Linnie Jane Higdon Hodges - overveiw by Charles E. Higdon


•Linnie Jane Higdon was a granddaughter of Leonard Higdon and Mary Ann McClure.

• She was born in 1885 in Quinlan, Texas

• Her sister was Emma Bell Higdon, born 1887

• She married Charles Newton Hodges from Quinlan, Texas

• C.N. Hodges fought in the Spanish American War with Teddy Roosevelt’s Rough Riders

• C.N. and Linnie met in Texas after the war

• They moved to the Philippines. C.N. opened a business in 1903 as a pawn broker and dealer in jewelry and real estate.

• They had no children

• Linnie loaned Uncle Charles (E. Higdon) $1,500 for college while he was at University of Tennessee in the 1930s

• Linnie’s research was a significant contributor to Opal Willis’ book

• Hodges were wealthy. C.N. had 60 employees. Made predatory loans — when clients couldn’t pay, he took their land. Consequently owned ranches and 16,000 head of cattle. C.N. was a mean man, according to Uncle Charles

• They fed Philippine troops fighting in resistance to the Japanese

• Linnie and sister were interned at Santo Tomas prison camp. Santo Tomas Internment Camp was the largest of several camps in the Philippines in which the Japanese entered interned civilians, mostly American, in World War II. The campus of the University of Santo Tomas in Manila was utilized for the camp which housed more than 4,000 internees from January 1942 until February 1945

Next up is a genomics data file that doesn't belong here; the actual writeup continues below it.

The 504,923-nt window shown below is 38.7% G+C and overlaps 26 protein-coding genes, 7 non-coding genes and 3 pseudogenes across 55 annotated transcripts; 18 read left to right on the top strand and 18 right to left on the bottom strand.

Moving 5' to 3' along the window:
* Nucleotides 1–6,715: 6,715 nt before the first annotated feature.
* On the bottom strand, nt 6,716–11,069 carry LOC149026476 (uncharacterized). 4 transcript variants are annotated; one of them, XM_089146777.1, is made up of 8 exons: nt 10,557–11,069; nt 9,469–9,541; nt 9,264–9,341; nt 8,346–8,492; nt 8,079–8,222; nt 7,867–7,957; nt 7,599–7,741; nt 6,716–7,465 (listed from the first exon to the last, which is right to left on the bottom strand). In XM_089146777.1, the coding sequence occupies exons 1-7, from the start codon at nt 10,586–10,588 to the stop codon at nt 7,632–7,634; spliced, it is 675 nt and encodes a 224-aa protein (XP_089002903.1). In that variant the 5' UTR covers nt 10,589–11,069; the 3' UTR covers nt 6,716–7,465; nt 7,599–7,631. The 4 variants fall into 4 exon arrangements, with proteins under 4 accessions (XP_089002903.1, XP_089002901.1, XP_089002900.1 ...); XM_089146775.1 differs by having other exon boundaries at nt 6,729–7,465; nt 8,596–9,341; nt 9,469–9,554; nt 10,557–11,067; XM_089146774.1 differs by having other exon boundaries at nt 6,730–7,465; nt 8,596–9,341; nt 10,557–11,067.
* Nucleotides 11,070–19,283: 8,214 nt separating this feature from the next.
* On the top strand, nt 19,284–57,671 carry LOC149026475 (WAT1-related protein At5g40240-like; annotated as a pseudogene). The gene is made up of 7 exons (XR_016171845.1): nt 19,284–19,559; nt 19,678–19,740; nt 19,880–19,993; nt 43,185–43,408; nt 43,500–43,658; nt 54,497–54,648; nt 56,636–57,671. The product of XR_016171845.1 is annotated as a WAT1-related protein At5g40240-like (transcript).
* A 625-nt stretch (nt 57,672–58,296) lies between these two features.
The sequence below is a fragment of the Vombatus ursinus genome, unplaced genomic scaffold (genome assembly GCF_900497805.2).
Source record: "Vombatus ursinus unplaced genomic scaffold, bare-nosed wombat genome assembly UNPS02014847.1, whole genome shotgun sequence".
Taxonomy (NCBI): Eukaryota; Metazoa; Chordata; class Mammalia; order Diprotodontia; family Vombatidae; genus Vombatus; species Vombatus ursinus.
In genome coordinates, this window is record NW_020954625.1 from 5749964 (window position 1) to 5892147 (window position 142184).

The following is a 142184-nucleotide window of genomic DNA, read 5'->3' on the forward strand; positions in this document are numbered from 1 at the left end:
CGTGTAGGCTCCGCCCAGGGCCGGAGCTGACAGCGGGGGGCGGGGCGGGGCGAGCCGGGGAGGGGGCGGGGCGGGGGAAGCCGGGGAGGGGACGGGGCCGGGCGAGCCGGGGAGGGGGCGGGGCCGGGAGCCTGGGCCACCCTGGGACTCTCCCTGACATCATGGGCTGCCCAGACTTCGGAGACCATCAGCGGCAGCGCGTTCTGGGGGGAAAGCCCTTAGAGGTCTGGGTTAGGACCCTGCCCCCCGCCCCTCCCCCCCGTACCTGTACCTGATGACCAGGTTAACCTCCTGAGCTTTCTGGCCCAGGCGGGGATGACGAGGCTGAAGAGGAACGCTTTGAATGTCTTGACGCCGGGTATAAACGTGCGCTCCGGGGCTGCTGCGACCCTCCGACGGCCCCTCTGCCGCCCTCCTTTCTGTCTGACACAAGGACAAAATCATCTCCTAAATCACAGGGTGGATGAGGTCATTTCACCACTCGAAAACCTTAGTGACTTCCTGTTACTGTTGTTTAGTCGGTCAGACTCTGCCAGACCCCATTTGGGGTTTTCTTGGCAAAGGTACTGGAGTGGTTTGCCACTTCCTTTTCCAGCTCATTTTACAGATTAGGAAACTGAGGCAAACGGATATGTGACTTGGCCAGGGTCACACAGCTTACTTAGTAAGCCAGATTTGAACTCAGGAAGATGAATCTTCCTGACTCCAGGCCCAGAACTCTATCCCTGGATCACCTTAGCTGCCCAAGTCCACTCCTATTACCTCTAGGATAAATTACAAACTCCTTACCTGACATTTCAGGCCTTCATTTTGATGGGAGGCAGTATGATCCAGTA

• C.N. came back to U.S. and worked in U.S. intelligence. Went back to Philippines with McArthur and then stayed in Philippines

• C.N. loaned $500,000 to Philippines president’s brother. They prosecuted C.N. on charges of usury. Cost Hodges $1,000,000 to say out of jail

• Uncle Charles corresponded with Linnie when he was stationed in Laos. He saw in the newspaper that the wife of an Iloilo millionaire had died. He flew two Iloilo and an armed representative of C.N. met him at the airport. Linnie died of a heart attack. Uncle Charles attended funeral. Linnie was loved by all. Volunteered with the Red Cross, helped with the poor, etc.

• The administrator of Linnie’s estate was Foster Howell, son of her sister, Emma Bell Higdon Howell

• C.N. slept with a 45-caliber pistol on his night table. He owned property in Lubbock, Texas. C.N. lived into his 90s. When he died, he was buried next to Linnie in Iloilo.

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